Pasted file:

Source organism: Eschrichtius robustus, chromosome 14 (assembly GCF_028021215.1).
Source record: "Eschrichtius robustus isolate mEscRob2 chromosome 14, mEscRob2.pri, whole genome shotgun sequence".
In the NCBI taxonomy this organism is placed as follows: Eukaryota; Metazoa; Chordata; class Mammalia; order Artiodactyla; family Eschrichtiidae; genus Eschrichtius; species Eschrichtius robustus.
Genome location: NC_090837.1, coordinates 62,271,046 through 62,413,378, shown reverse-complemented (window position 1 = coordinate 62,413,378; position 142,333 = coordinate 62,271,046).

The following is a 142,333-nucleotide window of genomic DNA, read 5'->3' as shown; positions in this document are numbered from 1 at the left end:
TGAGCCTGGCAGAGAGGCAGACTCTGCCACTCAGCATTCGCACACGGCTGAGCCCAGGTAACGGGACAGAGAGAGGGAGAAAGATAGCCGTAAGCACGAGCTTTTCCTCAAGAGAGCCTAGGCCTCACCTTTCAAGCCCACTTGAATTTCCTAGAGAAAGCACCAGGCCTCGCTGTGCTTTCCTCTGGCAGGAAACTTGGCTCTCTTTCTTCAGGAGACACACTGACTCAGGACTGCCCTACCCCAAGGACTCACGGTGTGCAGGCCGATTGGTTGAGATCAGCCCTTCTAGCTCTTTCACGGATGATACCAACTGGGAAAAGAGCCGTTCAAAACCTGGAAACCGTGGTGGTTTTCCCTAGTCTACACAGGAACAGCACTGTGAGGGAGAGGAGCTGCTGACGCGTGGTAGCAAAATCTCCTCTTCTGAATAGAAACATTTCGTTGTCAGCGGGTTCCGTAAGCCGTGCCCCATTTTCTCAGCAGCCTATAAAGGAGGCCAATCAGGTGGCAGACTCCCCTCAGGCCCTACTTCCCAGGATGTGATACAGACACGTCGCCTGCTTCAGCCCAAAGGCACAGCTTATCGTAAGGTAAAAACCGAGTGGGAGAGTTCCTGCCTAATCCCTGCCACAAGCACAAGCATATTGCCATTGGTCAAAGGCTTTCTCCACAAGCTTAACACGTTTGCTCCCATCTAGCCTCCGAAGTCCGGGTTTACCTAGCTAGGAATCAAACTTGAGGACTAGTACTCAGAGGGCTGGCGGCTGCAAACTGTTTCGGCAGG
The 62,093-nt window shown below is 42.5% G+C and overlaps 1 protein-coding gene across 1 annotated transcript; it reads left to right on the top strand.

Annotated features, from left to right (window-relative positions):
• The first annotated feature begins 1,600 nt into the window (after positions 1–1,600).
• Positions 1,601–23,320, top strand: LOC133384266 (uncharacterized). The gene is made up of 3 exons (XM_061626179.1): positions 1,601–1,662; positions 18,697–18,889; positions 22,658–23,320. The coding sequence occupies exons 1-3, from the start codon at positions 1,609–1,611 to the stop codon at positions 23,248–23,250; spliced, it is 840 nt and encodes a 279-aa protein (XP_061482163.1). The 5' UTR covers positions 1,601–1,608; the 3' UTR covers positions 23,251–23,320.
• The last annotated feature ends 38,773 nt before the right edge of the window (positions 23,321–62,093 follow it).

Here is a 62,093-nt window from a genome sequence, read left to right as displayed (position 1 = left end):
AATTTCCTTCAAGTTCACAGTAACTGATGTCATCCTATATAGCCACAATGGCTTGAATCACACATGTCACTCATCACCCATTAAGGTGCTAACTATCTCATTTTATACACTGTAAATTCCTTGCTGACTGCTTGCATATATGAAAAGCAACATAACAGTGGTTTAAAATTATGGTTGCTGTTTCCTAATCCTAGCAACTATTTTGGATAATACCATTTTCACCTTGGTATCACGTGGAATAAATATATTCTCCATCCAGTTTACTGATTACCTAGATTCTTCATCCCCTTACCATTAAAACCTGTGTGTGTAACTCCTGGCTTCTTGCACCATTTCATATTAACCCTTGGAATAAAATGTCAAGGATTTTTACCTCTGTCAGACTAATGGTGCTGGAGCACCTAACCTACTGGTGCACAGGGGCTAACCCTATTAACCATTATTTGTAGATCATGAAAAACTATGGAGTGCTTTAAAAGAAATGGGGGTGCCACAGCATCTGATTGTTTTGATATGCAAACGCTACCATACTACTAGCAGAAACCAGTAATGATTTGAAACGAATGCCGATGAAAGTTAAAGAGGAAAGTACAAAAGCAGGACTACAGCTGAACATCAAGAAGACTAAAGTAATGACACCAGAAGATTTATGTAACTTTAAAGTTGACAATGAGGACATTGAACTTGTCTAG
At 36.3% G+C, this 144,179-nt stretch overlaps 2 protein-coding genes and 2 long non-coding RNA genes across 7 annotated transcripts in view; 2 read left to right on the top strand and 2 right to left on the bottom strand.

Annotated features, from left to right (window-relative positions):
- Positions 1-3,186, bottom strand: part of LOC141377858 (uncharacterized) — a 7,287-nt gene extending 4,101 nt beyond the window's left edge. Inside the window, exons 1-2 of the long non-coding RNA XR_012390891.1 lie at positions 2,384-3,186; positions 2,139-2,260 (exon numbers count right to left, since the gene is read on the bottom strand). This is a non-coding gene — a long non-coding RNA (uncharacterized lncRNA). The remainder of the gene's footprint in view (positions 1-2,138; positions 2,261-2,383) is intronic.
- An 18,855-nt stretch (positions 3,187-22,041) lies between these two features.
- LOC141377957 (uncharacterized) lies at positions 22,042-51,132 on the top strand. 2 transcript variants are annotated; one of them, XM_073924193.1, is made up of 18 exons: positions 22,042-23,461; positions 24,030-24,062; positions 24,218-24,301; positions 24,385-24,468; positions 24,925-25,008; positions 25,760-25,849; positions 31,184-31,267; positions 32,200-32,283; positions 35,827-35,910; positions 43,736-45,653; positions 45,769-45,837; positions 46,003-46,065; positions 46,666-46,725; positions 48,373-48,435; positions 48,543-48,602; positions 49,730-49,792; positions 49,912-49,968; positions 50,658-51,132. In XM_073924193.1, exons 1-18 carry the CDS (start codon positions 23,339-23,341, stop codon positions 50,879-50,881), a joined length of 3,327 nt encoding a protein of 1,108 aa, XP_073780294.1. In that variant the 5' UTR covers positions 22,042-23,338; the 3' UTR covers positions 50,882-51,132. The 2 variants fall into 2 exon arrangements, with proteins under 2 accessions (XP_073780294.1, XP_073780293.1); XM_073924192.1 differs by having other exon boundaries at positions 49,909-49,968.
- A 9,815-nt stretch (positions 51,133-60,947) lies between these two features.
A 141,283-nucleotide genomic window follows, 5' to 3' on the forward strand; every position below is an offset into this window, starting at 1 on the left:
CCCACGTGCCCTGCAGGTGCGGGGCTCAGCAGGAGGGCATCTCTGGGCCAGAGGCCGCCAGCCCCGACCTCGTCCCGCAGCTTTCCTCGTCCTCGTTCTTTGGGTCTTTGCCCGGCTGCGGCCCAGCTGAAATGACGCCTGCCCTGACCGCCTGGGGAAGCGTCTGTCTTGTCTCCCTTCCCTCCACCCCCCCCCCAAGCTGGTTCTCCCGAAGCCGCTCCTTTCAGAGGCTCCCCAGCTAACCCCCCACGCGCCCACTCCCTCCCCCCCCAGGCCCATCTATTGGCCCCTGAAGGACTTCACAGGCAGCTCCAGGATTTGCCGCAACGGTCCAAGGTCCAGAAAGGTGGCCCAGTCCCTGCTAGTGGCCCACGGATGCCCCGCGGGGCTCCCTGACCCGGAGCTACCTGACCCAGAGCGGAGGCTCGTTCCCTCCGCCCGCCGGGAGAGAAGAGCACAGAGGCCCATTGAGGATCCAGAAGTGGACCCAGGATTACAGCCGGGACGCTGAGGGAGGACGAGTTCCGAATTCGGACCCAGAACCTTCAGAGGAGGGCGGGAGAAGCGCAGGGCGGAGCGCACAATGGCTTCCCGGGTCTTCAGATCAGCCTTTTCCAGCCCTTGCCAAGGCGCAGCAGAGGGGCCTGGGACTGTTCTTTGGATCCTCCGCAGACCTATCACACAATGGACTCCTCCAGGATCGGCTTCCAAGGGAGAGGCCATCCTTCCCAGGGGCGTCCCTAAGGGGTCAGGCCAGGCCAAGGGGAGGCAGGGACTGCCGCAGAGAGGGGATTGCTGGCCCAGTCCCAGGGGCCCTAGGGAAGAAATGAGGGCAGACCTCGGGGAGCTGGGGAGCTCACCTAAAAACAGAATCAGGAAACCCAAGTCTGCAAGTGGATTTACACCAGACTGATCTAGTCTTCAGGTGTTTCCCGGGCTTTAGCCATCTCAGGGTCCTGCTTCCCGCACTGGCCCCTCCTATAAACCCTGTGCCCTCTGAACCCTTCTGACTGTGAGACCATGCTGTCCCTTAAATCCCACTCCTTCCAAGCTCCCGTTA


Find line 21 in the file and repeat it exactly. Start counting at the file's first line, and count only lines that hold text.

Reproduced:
CCCACGTGCCCTGCAGGTGCGGGGCTCAGCAGGAGGGCATCTCTGGGCCAGAGGCCGCCAGCCCCGACCTCGTCCCGCAGCTTTCCTCGTCCTCGTTCTTTGGGTCTTTGCCCGGCTGCGGCCCAGCTGAAATGACGCCTGCCCTGACCGCCTGGGGAAGCGTCTGTCTTGTCTCCCTTCCCTCCACCCCCCCCCCAAGCTGGTTCTCCCGAAGCCGCTCCTTTCAGAGGCTCCCCAGCTAACCCCCCACGCGCCCACTCCCTCCCCCCCCAGGCCCATCTATTGGCCCCTGAAGGACTTCACAGGCAGCTCCAGGATTTGCCGCAACGGTCCAAGGTCCAGAAAGGTGGCCCAGTCCCTGCTAGTGGCCCACGGATGCCCCGCGGGGCTCCCTGACCCGGAGCTACCTGACCCAGAGCGGAGGCTCGTTCCCTCCGCCCGCCGGGAGAGAAGAGCACAGAGGCCCATTGAGGATCCAGAAGTGGACCCAGGATTACAGCCGGGACGCTGAGGGAGGACGAGTTCCGAATTCGGACCCAGAACCTTCAGAGGAGGGCGGGAGAAGCGCAGGGCGGAGCGCACAATGGCTTCCCGGGTCTTCAGATCAGCCTTTTCCAGCCCTTGCCAAGGCGCAGCAGAGGGGCCTGGGACTGTTCTTTGGATCCTCCGCAGACCTATCACACAATGGACTCCTCCAGGATCGGCTTCCAAGGGAGAGGCCATCCTTCCCAGGGGCGTCCCTAAGGGGTCAGGCCAGGCCAAGGGGAGGCAGGGACTGCCGCAGAGAGGGGATTGCTGGCCCAGTCCCAGGGGCCCTAGGGAAGAAATGAGGGCAGACCTCGGGGAGCTGGGGAGCTCACCTAAAAACAGAATCAGGAAACCCAAGTCTGCAAGTGGATTTACACCAGACTGATCTAGTCTTCAGGTGTTTCCCGGGCTTTAGCCATCTCAGGGTCCTGCTTCCCGCACTGGCCCCTCCTATAAACCCTGTGCCCTCTGAACCCTTCTGACTGTGAGACCATGCTGTCCCTTAAATCCCACTCCTTCCAAGCTCCCGTTA